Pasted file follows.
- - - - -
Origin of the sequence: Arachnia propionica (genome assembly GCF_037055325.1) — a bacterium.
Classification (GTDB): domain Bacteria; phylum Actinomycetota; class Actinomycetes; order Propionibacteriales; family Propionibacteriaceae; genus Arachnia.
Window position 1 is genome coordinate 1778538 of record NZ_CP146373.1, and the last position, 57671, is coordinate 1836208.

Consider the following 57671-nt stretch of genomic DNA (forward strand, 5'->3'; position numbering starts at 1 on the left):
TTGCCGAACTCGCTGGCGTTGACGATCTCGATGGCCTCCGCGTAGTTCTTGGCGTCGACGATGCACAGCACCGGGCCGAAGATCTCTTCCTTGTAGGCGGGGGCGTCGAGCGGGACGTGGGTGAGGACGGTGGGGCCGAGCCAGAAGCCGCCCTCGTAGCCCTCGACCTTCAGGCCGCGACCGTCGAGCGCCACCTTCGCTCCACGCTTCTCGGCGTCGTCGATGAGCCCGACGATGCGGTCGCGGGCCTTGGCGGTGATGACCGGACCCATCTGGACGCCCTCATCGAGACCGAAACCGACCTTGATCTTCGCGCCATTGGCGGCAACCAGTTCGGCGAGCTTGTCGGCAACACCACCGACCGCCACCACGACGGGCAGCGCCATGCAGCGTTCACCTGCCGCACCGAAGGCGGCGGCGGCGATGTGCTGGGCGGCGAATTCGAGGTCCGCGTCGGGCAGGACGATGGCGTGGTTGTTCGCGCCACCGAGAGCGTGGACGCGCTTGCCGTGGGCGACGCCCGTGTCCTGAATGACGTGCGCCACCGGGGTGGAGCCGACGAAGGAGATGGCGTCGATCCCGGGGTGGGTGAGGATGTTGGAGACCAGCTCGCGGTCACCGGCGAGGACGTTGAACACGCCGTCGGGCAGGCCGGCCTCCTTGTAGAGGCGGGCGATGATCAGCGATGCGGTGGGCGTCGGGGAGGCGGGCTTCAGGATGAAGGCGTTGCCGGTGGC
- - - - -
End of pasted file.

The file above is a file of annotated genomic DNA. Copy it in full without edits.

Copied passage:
Origin of the sequence: Arachnia propionica (genome assembly GCF_037055325.1) — a bacterium.
Classification (GTDB): domain Bacteria; phylum Actinomycetota; class Actinomycetes; order Propionibacteriales; family Propionibacteriaceae; genus Arachnia.
Window position 1 is genome coordinate 1778538 of record NZ_CP146373.1, and the last position, 57671, is coordinate 1836208.

Consider the following 57671-nt stretch of genomic DNA (forward strand, 5'->3'; position numbering starts at 1 on the left):
TTGCCGAACTCGCTGGCGTTGACGATCTCGATGGCCTCCGCGTAGTTCTTGGCGTCGACGATGCACAGCACCGGGCCGAAGATCTCTTCCTTGTAGGCGGGGGCGTCGAGCGGGACGTGGGTGAGGACGGTGGGGCCGAGCCAGAAGCCGCCCTCGTAGCCCTCGACCTTCAGGCCGCGACCGTCGAGCGCCACCTTCGCTCCACGCTTCTCGGCGTCGTCGATGAGCCCGACGATGCGGTCGCGGGCCTTGGCGGTGATGACCGGACCCATCTGGACGCCCTCATCGAGACCGAAACCGACCTTGATCTTCGCGCCATTGGCGGCAACCAGTTCGGCGAGCTTGTCGGCAACACCACCGACCGCCACCACGACGGGCAGCGCCATGCAGCGTTCACCTGCCGCACCGAAGGCGGCGGCGGCGATGTGCTGGGCGGCGAATTCGAGGTCCGCGTCGGGCAGGACGATGGCGTGGTTGTTCGCGCCACCGAGAGCGTGGACGCGCTTGCCGTGGGCGACGCCCGTGTCCTGAATGACGTGCGCCACCGGGGTGGAGCCGACGAAGGAGATGGCGTCGATCCCGGGGTGGGTGAGGATGTTGGAGACCAGCTCGCGGTCACCGGCGAGGACGTTGAACACGCCGTCGGGCAGGCCGGCCTCCTTGTAGAGGCGGGCGATGATCAGCGATGCGGTGGGCGTCGGGGAGGCGGGCTTCAGGATGAAGGCGTTGCCGGTGGC